If you follow the world of tech you have likely heard a lot of talk about 5G recently. This new wireless Internet standard is quickly becoming promoted as the answer to many Americans’ Internet woes.
So what is 5G, and why should cord cutters care? We will do our best to answer these questions.
So what is 5G Internet?
The easiest way to explain 5G is that 5G is fiber Internet without the need to run a wire to your house. Fiber Internet is great, but it’s a slow and expensive process to roll out nationwide. Now, 5G Internet offers the same speed but can be rolled out in a fraction of the time of traditional fiber.
The idea is to upgrade existing cellphone towers with the new 5G system. Many say the first towns may see 5G go live sometime in 2018, but most are saying 2020 is the goal to get about half of the United States covered with 5G by at least one provider.
So why is 5G important?
The home Internet has traditionally been dominated by DSL and cable. This means most Americans typically have two options for broadband Internet. With 5G you may have five or six options.
This is also great news for rural Americans in areas that it may not be financially sound to run fiber miles between each home. They can set up a 5G cell tower and cover rural America at a fraction of the cost of updating DSL or running cables.
This will, for the first time, bring real competition to the world of home Internet helping to drive down prices and add new features.
Will 5G suffer the same limitations as 4G?
Many have posted their concern that 5G will have the say limitations as 4G, but according to industry insiders, it won’t.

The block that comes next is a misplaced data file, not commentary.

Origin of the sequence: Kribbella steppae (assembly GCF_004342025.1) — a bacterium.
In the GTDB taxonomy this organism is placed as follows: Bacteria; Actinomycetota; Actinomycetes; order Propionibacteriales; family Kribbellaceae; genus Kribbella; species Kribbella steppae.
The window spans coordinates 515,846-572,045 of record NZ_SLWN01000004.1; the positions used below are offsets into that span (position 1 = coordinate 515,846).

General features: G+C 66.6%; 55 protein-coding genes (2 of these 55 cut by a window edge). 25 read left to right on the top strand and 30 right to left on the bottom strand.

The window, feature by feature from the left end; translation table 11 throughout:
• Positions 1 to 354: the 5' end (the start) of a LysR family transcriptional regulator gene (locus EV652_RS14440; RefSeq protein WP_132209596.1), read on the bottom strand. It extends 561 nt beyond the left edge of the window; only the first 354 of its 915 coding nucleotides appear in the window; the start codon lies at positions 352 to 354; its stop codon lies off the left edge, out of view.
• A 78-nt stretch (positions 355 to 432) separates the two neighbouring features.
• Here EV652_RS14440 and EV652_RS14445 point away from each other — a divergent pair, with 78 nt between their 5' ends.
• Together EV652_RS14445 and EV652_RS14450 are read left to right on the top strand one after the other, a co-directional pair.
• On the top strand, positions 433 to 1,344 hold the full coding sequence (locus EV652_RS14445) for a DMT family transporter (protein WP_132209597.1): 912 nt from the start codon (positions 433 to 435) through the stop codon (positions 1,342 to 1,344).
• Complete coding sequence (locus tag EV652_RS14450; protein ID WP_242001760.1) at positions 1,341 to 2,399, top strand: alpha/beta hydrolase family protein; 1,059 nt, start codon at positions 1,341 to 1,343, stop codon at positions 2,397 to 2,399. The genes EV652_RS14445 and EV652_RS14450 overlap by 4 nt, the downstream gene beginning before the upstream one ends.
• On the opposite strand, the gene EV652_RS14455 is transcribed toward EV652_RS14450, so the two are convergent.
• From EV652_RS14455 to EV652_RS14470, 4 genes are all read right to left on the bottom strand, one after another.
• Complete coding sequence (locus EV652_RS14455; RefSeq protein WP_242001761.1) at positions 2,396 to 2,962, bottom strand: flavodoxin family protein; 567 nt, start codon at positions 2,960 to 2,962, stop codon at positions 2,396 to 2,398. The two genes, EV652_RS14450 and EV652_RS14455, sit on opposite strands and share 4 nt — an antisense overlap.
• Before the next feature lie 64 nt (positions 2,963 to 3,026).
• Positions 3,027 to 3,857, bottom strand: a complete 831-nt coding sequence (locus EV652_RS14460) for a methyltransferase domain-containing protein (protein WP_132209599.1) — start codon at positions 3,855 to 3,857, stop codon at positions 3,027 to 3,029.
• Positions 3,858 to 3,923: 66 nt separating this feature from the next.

5G is being built for home Internet first. Verizon is spending a billion dollars to run new fiber lines to their towers to handle the new traffic. 5G is also built to better handle Internet usage and support more devices than 4G was built for.
Wireless executives have also made it clear that 5G is being built for the purpose of taking on cable and DSL in your home. Sources say that you should look for 5G to be competitive with your home Internet provider.
Of course, as more providers launch, the prices and packages will likely become more aggressive.
What is the next step with 5G?
Right now both the US Senate and the FCC have pushed bills and new rules—from expediting the review process to allowing cellphone providers to upgrade existing towers without the need for a new study—to speed up the rollout of 5G.
We are still looking at a 2020 date for most Americans but a few lucky ones may have 5G Internet in their town by the end of the year.
As we read this and companies including AT&T have live 5G tests going on to see how 5G will work in the wild. So far all reports say testing is going well.
Hopefully, in the next few months, we will start to learn what markets will get 5G first.
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